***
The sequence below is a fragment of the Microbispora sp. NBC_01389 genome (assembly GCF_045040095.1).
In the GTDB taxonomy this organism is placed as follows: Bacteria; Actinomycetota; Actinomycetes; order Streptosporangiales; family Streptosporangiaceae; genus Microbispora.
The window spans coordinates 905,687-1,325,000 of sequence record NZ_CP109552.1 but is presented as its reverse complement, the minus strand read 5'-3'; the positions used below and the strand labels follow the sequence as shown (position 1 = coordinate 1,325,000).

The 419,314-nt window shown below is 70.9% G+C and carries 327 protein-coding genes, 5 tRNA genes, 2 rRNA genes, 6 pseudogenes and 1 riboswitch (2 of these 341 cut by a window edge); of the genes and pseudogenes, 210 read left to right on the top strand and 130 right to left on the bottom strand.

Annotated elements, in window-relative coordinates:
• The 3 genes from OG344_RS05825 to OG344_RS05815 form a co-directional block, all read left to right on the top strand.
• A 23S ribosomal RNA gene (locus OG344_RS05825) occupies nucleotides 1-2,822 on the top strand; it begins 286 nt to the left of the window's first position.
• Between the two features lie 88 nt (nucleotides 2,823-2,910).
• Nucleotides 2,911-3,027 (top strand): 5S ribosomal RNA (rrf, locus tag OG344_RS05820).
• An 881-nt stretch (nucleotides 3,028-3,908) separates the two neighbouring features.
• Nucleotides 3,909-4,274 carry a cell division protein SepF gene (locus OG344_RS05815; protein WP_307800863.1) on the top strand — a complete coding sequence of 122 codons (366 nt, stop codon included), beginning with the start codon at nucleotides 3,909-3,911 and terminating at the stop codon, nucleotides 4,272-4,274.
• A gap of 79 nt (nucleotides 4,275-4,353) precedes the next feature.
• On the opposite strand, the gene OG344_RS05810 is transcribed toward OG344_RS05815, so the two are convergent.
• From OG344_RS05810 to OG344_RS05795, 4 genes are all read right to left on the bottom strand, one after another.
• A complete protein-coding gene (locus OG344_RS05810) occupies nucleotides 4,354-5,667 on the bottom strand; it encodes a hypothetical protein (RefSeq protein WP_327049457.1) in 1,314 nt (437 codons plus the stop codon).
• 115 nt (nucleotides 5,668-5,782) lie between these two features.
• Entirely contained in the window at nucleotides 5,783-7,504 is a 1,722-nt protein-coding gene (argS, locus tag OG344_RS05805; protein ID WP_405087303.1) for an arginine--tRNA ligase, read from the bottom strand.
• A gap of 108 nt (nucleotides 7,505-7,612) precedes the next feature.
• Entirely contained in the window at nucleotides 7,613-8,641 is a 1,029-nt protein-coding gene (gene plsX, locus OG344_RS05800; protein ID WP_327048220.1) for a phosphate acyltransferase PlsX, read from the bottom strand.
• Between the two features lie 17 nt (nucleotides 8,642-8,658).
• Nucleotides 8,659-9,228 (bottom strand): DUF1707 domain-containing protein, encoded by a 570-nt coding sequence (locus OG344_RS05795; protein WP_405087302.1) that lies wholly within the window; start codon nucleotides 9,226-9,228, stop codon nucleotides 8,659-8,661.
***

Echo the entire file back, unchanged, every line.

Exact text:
The sequence below is a fragment of the Microbispora sp. NBC_01389 genome (assembly GCF_045040095.1).
In the GTDB taxonomy this organism is placed as follows: Bacteria; Actinomycetota; Actinomycetes; order Streptosporangiales; family Streptosporangiaceae; genus Microbispora.
The window spans coordinates 905,687-1,325,000 of sequence record NZ_CP109552.1 but is presented as its reverse complement, the minus strand read 5'-3'; the positions used below and the strand labels follow the sequence as shown (position 1 = coordinate 1,325,000).

The 419,314-nt window shown below is 70.9% G+C and carries 327 protein-coding genes, 5 tRNA genes, 2 rRNA genes, 6 pseudogenes and 1 riboswitch (2 of these 341 cut by a window edge); of the genes and pseudogenes, 210 read left to right on the top strand and 130 right to left on the bottom strand.

Annotated elements, in window-relative coordinates:
• The 3 genes from OG344_RS05825 to OG344_RS05815 form a co-directional block, all read left to right on the top strand.
• A 23S ribosomal RNA gene (locus OG344_RS05825) occupies nucleotides 1-2,822 on the top strand; it begins 286 nt to the left of the window's first position.
• Between the two features lie 88 nt (nucleotides 2,823-2,910).
• Nucleotides 2,911-3,027 (top strand): 5S ribosomal RNA (rrf, locus tag OG344_RS05820).
• An 881-nt stretch (nucleotides 3,028-3,908) separates the two neighbouring features.
• Nucleotides 3,909-4,274 carry a cell division protein SepF gene (locus OG344_RS05815; protein WP_307800863.1) on the top strand — a complete coding sequence of 122 codons (366 nt, stop codon included), beginning with the start codon at nucleotides 3,909-3,911 and terminating at the stop codon, nucleotides 4,272-4,274.
• A gap of 79 nt (nucleotides 4,275-4,353) precedes the next feature.
• On the opposite strand, the gene OG344_RS05810 is transcribed toward OG344_RS05815, so the two are convergent.
• From OG344_RS05810 to OG344_RS05795, 4 genes are all read right to left on the bottom strand, one after another.
• A complete protein-coding gene (locus OG344_RS05810) occupies nucleotides 4,354-5,667 on the bottom strand; it encodes a hypothetical protein (RefSeq protein WP_327049457.1) in 1,314 nt (437 codons plus the stop codon).
• 115 nt (nucleotides 5,668-5,782) lie between these two features.
• Entirely contained in the window at nucleotides 5,783-7,504 is a 1,722-nt protein-coding gene (argS, locus tag OG344_RS05805; protein ID WP_405087303.1) for an arginine--tRNA ligase, read from the bottom strand.
• A gap of 108 nt (nucleotides 7,505-7,612) precedes the next feature.
• Entirely contained in the window at nucleotides 7,613-8,641 is a 1,029-nt protein-coding gene (gene plsX, locus OG344_RS05800; protein ID WP_327048220.1) for a phosphate acyltransferase PlsX, read from the bottom strand.
• Between the two features lie 17 nt (nucleotides 8,642-8,658).
• Nucleotides 8,659-9,228 (bottom strand): DUF1707 domain-containing protein, encoded by a 570-nt coding sequence (locus OG344_RS05795; protein WP_405087302.1) that lies wholly within the window; start codon nucleotides 9,226-9,228, stop codon nucleotides 8,659-8,661.